Monday, 19 February 2018

Spring Books 2018

by Philip Hooker

Once again, we have studied the Bookseller’s Buyers Guide and picked out the books on classical themes which publishers believe will be of interest to the general reader.

Among the highlights is Circe, by Madeline Miller, whose Song of Achilles won the Orange Prize in 2012 and is one of their top ten in literary fiction.  In paperback, there will be The Children of Jocasta by Natalie Haynes, House of Names by Colm Tóibín and The Penelopiad by Margaret Atwood.  For the Immortal, in hardback, is the ‘triumphant finale’ of Emily Hauser’s Golden Apple trilogy.

More popular works include the latest from Lindsey Davis, Robert Fabbri, Adrian Goldsworthy, Conn Iggulden, Harry Sidebottom, Ben Kane, Ian Ross, Anthony Riches and Simon Scarrow, who all seem to sell very well.   Lesser known, but more intriguing, is Alessandro Barbero’s The Athenian Women: A Novel, set in 411BC, the time of Lysistrata, with oligarchs oppressing the democrats (which is claimed to be very contemporary).

Adrian Goldsworthy is also highlighted for Hadrian’s Wall: Rome and the Limits of Empire, in the highly illustrated Landmark series.  Mary Beard has one of the two books based on the new BBC Civilisations series, describing ancient representations of the human body and the interface between art and religion.  We must also include Edith Hall, whose Aristotle’s Way: How Ancient Wisdom Can Change Your Life is described as a self-help book.  Troy is also topical, which makes Naoise Mac Sweeney’s Troy: Myth, City, Icon particularly timely.

Non-fiction paperbacks include several acclaimed works from 2017: Paul Cartledge’s Democracy, Guy de la Bédoyère on the Praetorian Guard, Bijan Omrani’s Caesar’s Footprints: Journeys to Roman Gaul, and Catharine Nixey’s polemic on the Christian destruction of the Classical world.

There are a good number of new scholarly histories for the general reader:  Josiah Osgood’s Rome and the Making of a World State, 150 BCE - 20 CE, Robin Waterfield’s Creators, Conquerors and Citizens: A History of Ancient Greece, Jeremy McInerney’s Greece in the Ancient World (illustrated), Angelos ChaniotisAge of Conquests: The Greek World from Alexander to Hadrian (336 BC – AD 138), Philip Matyszak’s The Greeks: Lost Civilisations  (all about Greeks abroad from India to Spain),  Peter RhodesPericlean Athens, and Richard BillowsBefore and After Alexander: The Legend and Legacy of Alexander the Great.

More specialist works come from Walter Scheidel, who has edited The Science of Roman History: Biology, Climate and the Future of the Past, on how the latest scientific advances have changed our understanding, Robin Osborne with The Transformation of Athens: Painted Pottery and the Creation of Classical Greece, based on the Princeton Martin Classical Lectures, and Judith Swaddling with An Etruscan Affair: The Impact of early Etruscan discoveries on European culture.

Then there is Iain Ferris with Cave Canem: Animals in Roman Civilisation, David Weston Marshall with Ancient Skies: Constellation Mythology of the Greeks, Jeremy Mynott with Birds in the Ancient World: Winged Words, Carolyn Roncaglia with Northern Italy in the Roman World: From the Bronze Age to Late Antiquity, Simon Elliott with Septimius Severus in Scotland: The Northern Campaigns of the First Hammer of the Scots, and Roger White and Mike Hodder’s Clash of Cultures?: The Romano-British Period in the West Midlands.

Among reception works we note Ian Jenkins and colleagues’ Rodin and the Art of Ancient Greece, the catalogue of the British Museum exhibition running from 26 April to 29 July, and Edgar Vincent’s A. E. Housman: Hero of the Hidden Life, about his poetry and academic life, aided by 81 newly discovered letters.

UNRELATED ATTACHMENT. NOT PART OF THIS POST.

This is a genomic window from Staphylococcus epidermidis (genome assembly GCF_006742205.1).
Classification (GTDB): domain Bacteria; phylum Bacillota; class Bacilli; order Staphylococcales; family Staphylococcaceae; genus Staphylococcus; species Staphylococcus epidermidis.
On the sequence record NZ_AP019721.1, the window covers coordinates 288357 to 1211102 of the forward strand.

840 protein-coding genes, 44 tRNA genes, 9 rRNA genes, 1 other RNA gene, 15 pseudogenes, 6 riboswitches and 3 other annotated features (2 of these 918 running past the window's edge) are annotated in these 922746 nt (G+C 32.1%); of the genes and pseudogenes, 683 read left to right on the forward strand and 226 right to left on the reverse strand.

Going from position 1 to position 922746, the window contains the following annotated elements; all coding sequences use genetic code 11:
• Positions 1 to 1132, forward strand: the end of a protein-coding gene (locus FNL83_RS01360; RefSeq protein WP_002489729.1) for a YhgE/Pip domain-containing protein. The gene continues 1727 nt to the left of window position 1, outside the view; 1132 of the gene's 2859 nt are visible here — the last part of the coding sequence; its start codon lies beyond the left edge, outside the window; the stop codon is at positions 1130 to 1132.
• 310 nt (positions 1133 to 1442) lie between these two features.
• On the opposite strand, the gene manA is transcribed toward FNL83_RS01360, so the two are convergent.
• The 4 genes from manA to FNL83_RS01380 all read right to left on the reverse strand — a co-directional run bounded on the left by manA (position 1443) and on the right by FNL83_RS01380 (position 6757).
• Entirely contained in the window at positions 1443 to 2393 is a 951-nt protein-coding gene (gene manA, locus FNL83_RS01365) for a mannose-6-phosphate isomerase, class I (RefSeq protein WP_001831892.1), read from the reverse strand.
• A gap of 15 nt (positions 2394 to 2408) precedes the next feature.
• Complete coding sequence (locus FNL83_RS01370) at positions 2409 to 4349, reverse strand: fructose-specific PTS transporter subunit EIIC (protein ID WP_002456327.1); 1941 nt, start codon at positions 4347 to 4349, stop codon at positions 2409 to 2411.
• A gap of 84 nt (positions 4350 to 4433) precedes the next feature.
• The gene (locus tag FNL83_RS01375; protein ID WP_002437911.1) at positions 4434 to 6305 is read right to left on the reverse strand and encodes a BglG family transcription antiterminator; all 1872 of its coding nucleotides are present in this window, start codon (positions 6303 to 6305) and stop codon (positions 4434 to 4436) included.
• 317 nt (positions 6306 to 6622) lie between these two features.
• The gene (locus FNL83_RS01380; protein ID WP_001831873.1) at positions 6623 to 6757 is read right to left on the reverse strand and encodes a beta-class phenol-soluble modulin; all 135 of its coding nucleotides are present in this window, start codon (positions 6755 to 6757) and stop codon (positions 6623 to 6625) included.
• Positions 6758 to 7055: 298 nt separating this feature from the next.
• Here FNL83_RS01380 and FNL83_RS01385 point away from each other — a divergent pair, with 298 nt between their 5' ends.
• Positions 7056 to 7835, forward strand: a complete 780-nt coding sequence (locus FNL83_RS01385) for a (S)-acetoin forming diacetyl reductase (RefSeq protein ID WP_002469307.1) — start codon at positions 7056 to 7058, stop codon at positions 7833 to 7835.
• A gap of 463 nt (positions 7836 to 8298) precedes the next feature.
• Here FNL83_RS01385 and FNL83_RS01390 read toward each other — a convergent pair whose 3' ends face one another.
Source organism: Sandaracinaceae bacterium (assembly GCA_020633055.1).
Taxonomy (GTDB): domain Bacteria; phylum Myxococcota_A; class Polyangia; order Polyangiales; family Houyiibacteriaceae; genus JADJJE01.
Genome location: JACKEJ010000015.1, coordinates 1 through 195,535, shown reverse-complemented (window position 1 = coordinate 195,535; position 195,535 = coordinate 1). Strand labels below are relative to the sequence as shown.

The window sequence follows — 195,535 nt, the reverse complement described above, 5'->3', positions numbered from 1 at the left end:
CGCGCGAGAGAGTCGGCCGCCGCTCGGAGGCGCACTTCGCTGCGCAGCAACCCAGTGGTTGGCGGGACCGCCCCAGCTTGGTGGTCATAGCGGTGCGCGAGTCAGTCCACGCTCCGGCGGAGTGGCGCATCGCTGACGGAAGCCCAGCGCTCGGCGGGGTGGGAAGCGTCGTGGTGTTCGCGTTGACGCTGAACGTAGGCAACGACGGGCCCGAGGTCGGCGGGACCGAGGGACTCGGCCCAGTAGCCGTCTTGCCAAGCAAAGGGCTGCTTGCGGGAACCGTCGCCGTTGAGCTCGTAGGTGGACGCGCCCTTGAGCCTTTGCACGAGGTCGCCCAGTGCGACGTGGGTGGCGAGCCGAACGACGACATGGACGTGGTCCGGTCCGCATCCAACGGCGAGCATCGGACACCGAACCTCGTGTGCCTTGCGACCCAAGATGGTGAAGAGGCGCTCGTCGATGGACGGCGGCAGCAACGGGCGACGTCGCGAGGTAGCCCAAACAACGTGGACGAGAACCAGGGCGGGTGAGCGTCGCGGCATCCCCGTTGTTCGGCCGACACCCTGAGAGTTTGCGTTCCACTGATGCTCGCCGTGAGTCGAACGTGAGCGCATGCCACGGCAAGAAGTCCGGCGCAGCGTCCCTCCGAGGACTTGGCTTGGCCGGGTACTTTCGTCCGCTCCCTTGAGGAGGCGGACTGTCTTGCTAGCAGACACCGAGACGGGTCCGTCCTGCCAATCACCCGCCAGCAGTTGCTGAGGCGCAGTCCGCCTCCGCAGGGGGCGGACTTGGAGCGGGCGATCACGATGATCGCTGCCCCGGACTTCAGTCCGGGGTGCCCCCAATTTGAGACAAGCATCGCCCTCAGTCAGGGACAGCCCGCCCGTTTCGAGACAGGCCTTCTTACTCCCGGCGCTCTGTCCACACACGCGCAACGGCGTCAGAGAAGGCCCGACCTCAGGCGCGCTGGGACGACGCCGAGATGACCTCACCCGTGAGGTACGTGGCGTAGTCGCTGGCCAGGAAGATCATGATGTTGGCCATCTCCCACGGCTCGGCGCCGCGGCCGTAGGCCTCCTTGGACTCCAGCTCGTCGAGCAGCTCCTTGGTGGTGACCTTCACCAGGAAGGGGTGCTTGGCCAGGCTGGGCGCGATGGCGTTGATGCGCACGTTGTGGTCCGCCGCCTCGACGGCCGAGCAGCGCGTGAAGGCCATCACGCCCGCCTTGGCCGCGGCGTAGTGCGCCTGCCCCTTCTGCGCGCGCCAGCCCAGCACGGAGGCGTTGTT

New texts and translations include two translations from Pamela Mensch: Plutarch’s The Age of Caesar: Five Roman Lives, and Diogenes Laertius’ Lives of the Eminent Philosophers.    The latest Oxford Classical Text is Antiphon and Andocides: Speeches (Antiphontis et Andocidis Orationes) edited by Mervin Dilts and David Murphy.  The latest Loeb Classics include EnniusFragments, edited by Sander Goldberg and Gesine Manuwald, Galen’s Hygiene edited by Ian Johnston, and Volume X of their new Livy.    New Oxford World Classics include two from Aristotle: The Art of Rhetoric (translated by Robin Waterfield) and On the Soul and Other Psychological works (translated by Fred D. Miller, Jr.), as well as Anthony Verity’s version of Homer’s Odyssey, which must compete with those of Emily Wilson and Peter Green.    Virgil’s Aeneid also appears in a new version from poet David Ferry.    AeschylusLibation Bearers, edited and translated by Andrew Lyon Brown, is the latest in the Aris & Phillips Classical Texts series (now part of Liverpool University Press).

For those with short attention spans, Matthew Nicholls has edited 30-Second Ancient Greece: The 50 Most Important Achievements of a Timeless Civilization, each Explained in Half a Minute (300 words and one image).  Cath Senker has a juvenile version: Ancient Greece in 30 Seconds: 30 Fascinating Topics for Kid Classicists Explained in Half a Minute.  Similarly, there is Charles PhillipsThe Ancient World in Minutes.

Among children’s books we note, for ages 7-9, Museum Mystery Squad and the case of the Roman Riddle by Mike Nicholson (illustrated by Mike Phillips) and a new Asterix and the Chariot Race by Jean-Yves Ferri (illustrated by Didier Conrad and René Goscinny).  For ages 9-12, we note the latest from Rick Riordan: The Dark Prophecy and The Burning Maze in the Trials of Apollo series, the latest from Caroline Lawrence: Return to Rome in the Roman Quests series, and a new time-travel from Ben Hubbard: Roman Britain and Londinium.

Philip Hooker is the Hon. Treasurer of the Classical Association, and writes regularly for the CA Blog on Classics in the Media.            

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